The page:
Little steps to save our planet!

AnnMary (right) and her sister had joined the international call to free the Arctic 30 back in 2013. Picture: SUPPLIED

MY passion for awareness work started very young.

My mother previously worked at the Fiji Women’s Crisis Centre and she taught us about the campaigns on ending violence against all women and girls and the vulnerable, gender violence and the many horrible things that girls my age had to encounter.

This passion expended to climate change and plastic pollution and then finally walking the talk and taking necessary “baby” steps to raise awareness on these issues.

The first time I got to rub shoulders with environmentalists, climate change warriors and scientists was here at the Suva harbour in 2013 when the Esperanza called in for a port call.

Esperanza (meaning Hope in Spanish) is Greenpeace’s second largest ship and it was scientifically equipped for its voyages around the globe for its purpose, campaigns and conduct research work.

Whilst onboard the ship, we were given a brief tour of its campaigns in the poles and its engagement in the ‘Defending Our Oceans’ campaign.

At the time it arrived in Suva, there was news of the arrest of 30 Greenpeace activists and journalists on board the Arctic Sunrise (another Greenpeace ship) by the Russians. The activists also called the Arctic 30, were protesting against a Russian state-owned oil giant and underwater oil drilling.

After learning about the Arctic 30, its campaigns and its commitment to protect the environment, I asked my mother who was accompanying us if we could join the international call to free the Arctic 30 prisoners.

We signed the plea for the activists to be freed and then wrote hope messages for all activists who were raising awareness globally.

This was our introduction into what climate change warriors and activists do and it made me want to know more about saving our planet. I wanted to know more about global warming, climate change, underwater or seabed drilling and mining.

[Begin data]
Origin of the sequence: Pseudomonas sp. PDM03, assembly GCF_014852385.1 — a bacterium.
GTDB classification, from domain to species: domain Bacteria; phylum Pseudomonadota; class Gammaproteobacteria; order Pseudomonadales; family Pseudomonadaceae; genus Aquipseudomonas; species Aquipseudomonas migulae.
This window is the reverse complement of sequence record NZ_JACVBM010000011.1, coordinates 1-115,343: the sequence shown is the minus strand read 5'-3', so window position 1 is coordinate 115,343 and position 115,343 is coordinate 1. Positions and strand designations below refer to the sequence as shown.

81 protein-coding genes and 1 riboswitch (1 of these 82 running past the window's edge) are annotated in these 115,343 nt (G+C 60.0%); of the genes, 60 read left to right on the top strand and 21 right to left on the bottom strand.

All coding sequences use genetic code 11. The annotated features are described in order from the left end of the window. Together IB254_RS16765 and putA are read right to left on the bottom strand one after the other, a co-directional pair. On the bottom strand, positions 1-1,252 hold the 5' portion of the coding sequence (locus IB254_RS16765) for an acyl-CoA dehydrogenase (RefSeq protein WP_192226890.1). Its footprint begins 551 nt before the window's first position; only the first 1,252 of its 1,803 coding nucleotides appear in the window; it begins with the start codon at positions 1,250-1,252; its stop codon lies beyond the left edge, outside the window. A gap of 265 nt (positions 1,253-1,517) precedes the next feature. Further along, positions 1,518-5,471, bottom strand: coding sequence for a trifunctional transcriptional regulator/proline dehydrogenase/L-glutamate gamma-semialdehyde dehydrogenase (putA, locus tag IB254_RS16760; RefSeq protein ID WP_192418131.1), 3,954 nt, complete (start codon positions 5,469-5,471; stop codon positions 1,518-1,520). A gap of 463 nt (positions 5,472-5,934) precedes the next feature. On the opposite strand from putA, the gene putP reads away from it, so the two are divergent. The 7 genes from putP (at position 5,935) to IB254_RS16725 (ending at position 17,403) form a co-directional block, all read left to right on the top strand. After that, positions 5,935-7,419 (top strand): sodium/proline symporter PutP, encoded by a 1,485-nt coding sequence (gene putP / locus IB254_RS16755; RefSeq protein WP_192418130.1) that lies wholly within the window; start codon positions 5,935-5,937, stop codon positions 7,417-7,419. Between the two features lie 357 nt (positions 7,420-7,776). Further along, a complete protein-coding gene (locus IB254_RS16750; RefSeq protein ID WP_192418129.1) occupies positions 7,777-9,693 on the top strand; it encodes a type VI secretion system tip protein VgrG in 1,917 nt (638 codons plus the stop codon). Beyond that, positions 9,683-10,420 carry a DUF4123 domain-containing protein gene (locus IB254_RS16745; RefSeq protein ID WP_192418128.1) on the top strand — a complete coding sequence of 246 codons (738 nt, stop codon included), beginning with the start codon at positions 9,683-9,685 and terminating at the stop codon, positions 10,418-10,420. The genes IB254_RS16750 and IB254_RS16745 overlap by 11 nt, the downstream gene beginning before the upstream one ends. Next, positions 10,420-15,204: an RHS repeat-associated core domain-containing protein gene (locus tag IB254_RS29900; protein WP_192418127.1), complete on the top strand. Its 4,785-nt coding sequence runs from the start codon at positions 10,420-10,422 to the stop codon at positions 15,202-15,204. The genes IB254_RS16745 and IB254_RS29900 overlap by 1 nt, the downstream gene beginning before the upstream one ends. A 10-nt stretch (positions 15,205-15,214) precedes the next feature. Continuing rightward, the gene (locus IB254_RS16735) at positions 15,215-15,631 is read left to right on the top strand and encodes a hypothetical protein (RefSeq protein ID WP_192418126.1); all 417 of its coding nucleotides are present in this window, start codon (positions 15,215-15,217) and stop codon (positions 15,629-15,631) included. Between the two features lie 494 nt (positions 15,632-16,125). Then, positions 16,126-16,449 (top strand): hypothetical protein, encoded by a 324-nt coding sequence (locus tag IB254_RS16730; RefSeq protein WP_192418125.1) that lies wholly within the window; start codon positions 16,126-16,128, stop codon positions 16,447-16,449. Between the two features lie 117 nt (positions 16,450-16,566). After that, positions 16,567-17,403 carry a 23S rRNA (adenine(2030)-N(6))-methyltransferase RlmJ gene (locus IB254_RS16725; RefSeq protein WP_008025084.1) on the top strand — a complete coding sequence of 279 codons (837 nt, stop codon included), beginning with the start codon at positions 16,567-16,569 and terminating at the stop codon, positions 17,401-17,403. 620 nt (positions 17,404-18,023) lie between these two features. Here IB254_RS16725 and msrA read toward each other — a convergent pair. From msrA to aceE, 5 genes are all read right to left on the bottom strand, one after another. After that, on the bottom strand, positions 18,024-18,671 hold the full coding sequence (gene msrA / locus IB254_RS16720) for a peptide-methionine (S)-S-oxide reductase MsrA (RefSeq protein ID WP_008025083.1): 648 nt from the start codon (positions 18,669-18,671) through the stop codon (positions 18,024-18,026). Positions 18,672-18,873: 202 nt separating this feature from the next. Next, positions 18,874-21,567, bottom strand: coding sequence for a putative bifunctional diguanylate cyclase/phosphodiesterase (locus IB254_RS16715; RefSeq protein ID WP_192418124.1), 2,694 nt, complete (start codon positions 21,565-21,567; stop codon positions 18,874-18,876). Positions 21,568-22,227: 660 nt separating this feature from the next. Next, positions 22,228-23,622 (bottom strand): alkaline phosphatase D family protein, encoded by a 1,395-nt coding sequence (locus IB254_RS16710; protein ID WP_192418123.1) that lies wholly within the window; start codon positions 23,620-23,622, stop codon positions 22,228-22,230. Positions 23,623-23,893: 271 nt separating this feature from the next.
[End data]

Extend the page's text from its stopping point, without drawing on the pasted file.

I was in Year 4 at that time and although I enjoyed my subjects in school, I tried to learn about these other things that I heard from the crew of the Esperanza and the Greenpeace staff based in Suva.

My parents were also helpful.

They encouraged me to read newspaper articles and magazines like National Geographic.

My mother’s love for thrift shops also helped because she was able to buy a lot of National Geographic magazines for us.

My parents are former journalists and I think I inherited their nose for news!

My mother, a passionate climate change peaceful activist (yes, I would like to call her that because she does her activism through poetry and a few art pieces now and then) also taught us how to use art and creative writing to create and raise awareness!

My father, who is also a former law student from Bond University in Australia, taught me about environmental justice and all the legal jargons associated with activism.

This experience on board the Esperanza was my launching pad. Our global voice to free the Arctic 30 activists and journalists were heard.

Yes, my sister and I joined international peace campaigners, heads of government agencies, Nobel peace laureates and church leaders to free the activists.

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